Writing at Work    

The Passive Impasse
















There may be more confusion and misunderstanding about the passive voice than any other facet of writing or grammar. One reason is that passive voice and passive tense are interchangeable terms, so many mistakenly equate the passive tense with the past tense. Some sticklers deem the passive evil, never to be tolerated. In Strunk and White's Elements of Style, the view is somewhat balanced. The active voice is best suited for the goals of clarify, conciseness, lively writing. "This rule does not, of course, mean that the writer should entirely discard the passive voice, which is frequently convenient and sometimes necessary."

The opposite misconception abounds in technical and academic writing, where the more prevalent perception is that the passive is entirely necessary. Much of this is due to confusing passives with a preference to avoid the first person. We like the similarly balanced advice the American Chemical Society offers in its style guide: ""Use the active voice when it is less wordy and more direct than the passive" and "Use the first person when it helps to keep your meaning clear and to express a purpose or decision." (emphases added)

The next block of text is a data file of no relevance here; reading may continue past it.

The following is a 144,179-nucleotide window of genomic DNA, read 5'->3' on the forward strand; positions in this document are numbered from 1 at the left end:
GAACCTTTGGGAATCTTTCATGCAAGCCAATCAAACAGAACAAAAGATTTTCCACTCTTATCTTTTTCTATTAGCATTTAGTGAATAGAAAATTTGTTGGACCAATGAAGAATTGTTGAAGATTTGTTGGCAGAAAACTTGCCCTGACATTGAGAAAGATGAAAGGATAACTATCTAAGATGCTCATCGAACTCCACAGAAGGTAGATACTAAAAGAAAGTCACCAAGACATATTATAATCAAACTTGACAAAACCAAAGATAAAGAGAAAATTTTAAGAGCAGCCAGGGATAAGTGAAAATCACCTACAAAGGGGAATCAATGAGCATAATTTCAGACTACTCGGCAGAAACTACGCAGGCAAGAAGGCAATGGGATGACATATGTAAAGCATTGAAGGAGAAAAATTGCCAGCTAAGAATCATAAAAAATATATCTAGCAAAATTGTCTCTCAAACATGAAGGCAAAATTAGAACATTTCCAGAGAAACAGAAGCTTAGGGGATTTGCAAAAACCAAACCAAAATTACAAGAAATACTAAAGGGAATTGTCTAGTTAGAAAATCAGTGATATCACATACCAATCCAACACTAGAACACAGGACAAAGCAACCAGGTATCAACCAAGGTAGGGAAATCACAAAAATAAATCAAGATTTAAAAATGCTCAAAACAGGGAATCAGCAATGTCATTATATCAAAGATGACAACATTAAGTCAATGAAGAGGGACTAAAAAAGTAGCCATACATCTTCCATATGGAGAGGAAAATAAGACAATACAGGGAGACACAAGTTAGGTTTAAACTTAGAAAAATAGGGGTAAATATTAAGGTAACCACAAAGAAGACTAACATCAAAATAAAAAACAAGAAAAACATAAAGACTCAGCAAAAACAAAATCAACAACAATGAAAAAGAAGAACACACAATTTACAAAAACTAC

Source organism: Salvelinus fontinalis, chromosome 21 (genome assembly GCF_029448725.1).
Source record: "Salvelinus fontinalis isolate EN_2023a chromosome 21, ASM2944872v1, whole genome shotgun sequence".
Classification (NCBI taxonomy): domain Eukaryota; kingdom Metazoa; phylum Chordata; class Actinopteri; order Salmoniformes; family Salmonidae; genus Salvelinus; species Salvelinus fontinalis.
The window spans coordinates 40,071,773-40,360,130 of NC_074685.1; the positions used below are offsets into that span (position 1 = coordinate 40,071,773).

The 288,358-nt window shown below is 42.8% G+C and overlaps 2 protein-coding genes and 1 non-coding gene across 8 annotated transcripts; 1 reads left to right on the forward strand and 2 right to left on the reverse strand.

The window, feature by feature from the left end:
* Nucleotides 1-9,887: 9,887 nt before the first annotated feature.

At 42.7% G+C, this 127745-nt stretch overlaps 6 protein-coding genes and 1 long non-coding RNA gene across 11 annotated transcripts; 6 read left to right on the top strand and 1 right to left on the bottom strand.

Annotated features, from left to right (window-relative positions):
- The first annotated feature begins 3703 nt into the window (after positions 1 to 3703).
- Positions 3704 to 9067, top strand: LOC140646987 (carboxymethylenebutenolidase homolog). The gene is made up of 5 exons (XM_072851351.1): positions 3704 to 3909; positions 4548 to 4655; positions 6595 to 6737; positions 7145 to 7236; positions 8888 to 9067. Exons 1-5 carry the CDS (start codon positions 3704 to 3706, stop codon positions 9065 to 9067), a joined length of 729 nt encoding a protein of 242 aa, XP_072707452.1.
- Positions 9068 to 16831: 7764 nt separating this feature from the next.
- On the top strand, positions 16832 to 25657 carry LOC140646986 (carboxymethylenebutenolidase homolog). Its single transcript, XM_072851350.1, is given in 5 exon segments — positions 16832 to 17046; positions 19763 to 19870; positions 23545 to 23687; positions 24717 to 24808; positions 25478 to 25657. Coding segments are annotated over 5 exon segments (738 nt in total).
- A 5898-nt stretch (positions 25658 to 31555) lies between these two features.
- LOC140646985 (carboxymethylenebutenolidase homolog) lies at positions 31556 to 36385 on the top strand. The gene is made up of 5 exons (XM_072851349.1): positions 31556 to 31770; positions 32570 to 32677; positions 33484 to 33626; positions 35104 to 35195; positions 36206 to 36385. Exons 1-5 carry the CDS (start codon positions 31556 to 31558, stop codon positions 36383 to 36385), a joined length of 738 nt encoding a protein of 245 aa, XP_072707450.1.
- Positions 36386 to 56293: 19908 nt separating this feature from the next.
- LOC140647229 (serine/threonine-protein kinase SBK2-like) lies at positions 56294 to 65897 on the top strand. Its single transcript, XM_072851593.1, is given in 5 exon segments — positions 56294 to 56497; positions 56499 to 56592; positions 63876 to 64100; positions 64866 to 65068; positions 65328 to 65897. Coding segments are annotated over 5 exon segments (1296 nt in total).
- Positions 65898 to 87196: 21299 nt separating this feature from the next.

Finally, like programming a new electronic device, knowing how to handle the distinction between actives and passives is either intuitive or frustrating beyond limits; and each reaction is equally natural. This dual response never goes away-no matter who the writer. So if you fall into the frustrating category, we suggest following up with several grammar books recommended in the "Why Grammar Matters" essay. Then practice, practice, practice.

To determine the character of passives depending on the context and purpose, click on the links below for an example and explanation.

Advantages Disadvantages
Effective when the writer cannot identify the doer-who or what does the action-or cannot attribute responsibility or thinks it necessary. Obscures the party taking action or responsibility. It is often vague, imprecise, misleading.
Softens negatives by eliminating the doer of the action or placing it at the end of the sentence. Tends to be wordy. When repeatedly used, passives bog down the reading and weaken the overall development.
Emphasizes the "object" when it is more important that the doer. Diminishes the doer when it is important to emphasize it.
Appeases false notion that passive is synonymous with objective and impartial tone. Can create a pompous, impersonal and bureaucratic tone.

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